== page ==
UN Secretary-General Ban Ki-moon said that Syria's conflict is deepening and attacks on civilian areas show no sign of abating, despite assurances from Damascus that it has begun withdrawing troops under an international peace plan.

Residents of at least one area under fire from the forces of President Bashar al-Assad poured scorn on the official assertions that troops were pulling back in several cities before a ceasefire which is supposes to start on 10 April.

International envoy Kofi Annan, whose plan aims to end a year of bloodshed during the uprising against Assad, said that "more far-reaching action is urgently required" to silence the tanks and halt all forms of violence.

Addressing the United Nations Security Council, Ban gave a pessimistic assessment of the situation in Syria.

"Despite the Syrian government's acceptance of the joint special envoy's plan of initial proposals to resolve the crisis, the violence and assaults in civilian areas have not stopped. The situation on the ground continues to deteriorate," Ban said.

The United Nations says Assad's forces have killed more than 9,000 people in the conflict which began with peaceful protests, although armed rebels later began fighting back. Syria told the world body this week that 6,044 had died, including 2,566 soldiers and police.

The Security Council agreed on Thursday to a statement urging Syria to meet Annan's deadline.

UN peacekeeper due in Syria

A senior Norwegian UN peacekeeper was due to arrive in the Syrian capital of Damascus on Thursday.

Norwegian Major-General Robert Mood will discuss the deployment of observers to monitor the implementation of an international peace plan.

Syrian President Bashar al-Assad has accepted the plan, which calls for him to withdraw heavy weapons from cities, but opposition activists have reported no let-up in the violence.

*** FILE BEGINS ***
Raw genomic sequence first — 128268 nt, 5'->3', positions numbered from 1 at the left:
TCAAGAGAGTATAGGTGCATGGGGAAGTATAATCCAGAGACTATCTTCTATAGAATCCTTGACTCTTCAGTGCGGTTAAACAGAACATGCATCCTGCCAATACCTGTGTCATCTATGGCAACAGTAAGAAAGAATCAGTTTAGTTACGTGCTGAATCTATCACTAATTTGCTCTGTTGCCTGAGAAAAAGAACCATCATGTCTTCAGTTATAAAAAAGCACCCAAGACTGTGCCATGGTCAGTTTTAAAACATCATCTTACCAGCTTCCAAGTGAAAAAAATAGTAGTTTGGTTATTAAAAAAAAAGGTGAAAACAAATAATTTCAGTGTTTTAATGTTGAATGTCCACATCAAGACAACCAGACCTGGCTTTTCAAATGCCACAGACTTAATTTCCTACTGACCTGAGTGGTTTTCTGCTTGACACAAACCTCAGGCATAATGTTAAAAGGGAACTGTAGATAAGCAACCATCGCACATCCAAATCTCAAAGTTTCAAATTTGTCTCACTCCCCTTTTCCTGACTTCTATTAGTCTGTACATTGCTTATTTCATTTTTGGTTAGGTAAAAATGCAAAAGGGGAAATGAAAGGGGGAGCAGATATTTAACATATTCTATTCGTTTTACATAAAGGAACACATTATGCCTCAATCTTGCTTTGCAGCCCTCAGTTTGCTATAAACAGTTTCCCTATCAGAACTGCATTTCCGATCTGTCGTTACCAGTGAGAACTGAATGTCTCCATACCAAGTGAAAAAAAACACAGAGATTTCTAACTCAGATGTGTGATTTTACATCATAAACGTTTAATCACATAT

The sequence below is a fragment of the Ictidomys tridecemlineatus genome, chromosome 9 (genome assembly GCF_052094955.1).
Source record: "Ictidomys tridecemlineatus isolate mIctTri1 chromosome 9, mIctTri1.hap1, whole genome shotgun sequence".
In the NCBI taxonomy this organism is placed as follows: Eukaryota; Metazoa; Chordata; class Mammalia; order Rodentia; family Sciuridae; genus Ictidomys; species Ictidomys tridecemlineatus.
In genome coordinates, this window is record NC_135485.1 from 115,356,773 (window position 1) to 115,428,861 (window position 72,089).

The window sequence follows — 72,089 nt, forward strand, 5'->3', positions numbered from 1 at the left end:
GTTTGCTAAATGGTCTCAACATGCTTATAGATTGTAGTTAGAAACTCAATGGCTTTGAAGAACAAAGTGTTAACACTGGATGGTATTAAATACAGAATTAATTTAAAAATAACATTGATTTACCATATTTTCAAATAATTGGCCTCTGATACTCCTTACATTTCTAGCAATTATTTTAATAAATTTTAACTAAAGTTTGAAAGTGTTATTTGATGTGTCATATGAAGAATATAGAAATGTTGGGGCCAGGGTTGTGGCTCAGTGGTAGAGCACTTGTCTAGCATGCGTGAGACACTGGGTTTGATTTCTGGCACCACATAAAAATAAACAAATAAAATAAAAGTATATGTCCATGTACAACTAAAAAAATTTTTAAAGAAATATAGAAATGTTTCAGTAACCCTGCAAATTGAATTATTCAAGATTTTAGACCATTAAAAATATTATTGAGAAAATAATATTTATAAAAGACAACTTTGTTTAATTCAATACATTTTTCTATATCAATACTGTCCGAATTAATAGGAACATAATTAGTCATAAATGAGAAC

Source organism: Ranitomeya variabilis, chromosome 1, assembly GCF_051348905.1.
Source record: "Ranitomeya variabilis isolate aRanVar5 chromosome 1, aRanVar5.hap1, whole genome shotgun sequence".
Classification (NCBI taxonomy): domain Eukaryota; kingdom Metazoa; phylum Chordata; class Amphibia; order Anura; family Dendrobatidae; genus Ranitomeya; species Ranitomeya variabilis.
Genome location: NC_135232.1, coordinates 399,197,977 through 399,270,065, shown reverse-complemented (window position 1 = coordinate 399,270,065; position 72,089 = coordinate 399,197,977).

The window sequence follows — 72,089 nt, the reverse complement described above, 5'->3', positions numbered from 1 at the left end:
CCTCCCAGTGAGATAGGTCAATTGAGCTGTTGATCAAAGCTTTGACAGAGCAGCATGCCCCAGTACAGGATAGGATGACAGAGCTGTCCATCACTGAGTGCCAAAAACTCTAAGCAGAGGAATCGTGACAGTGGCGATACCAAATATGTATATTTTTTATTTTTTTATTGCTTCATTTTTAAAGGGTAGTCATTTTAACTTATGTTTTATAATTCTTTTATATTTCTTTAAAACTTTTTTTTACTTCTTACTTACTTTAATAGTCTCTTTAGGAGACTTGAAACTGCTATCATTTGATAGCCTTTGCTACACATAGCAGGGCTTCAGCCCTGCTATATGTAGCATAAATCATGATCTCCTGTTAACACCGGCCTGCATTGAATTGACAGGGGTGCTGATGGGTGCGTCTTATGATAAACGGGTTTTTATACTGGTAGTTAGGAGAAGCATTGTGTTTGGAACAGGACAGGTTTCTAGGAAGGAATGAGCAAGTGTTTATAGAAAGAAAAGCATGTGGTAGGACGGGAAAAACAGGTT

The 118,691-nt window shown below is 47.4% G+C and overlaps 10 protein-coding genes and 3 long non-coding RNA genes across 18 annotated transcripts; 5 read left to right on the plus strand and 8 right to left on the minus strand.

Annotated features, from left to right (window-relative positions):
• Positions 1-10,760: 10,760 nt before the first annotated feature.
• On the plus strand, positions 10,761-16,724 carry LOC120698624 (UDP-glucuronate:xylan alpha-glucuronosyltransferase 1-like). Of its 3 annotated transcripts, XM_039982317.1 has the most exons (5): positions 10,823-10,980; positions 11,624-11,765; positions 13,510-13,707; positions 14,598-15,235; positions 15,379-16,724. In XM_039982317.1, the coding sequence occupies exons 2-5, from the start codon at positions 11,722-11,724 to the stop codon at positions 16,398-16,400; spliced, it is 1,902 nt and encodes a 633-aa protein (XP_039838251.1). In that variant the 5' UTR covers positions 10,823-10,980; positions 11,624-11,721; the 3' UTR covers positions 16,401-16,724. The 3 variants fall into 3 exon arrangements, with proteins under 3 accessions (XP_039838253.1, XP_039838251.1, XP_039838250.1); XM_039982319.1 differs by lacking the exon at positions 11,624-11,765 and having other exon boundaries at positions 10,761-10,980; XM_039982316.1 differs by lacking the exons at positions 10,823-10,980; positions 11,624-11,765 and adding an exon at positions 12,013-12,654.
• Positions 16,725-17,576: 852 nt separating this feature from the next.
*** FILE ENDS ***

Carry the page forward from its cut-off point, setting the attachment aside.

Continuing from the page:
Kofi Annan ha ordered Mr Mood to take an advance team to Damascus to prepare the ground for an observer mission of up to 250 unarmed staff.

Such a mission would require a UN Security Council resolution before deployment.

Meanwhile, Syrian forces pressed a crackdown on rebel bastions yesterday despite the truce pledge, with the United States voicing doubts that President Assad will comply with a peace plan deadline.

The Syrian Observatory for Human Rights said troops stormed and shelled several towns or villages, with 52 people killed around the country, including 28 civilians, with most of the casualties in the city and province of Homs.

Reports from Syria cannot be independently verified as state authorities have barred international journalists and rights groups.

While the US State Department criticised the "intensification" of violence against opponents of the regime, Russia said the opposition would never defeat President Assad's army even if "armed to the teeth”.

Rami Abdel Rahman, head of the Britain-based observatory, told AFP that "from the Turkish border in the northeast to Deraa in the south, military operations are ongoing."

The assaults were taking place despite Mr Assad's pledge to implement by 10 April a six-point peace plan brokered by Mr Annan.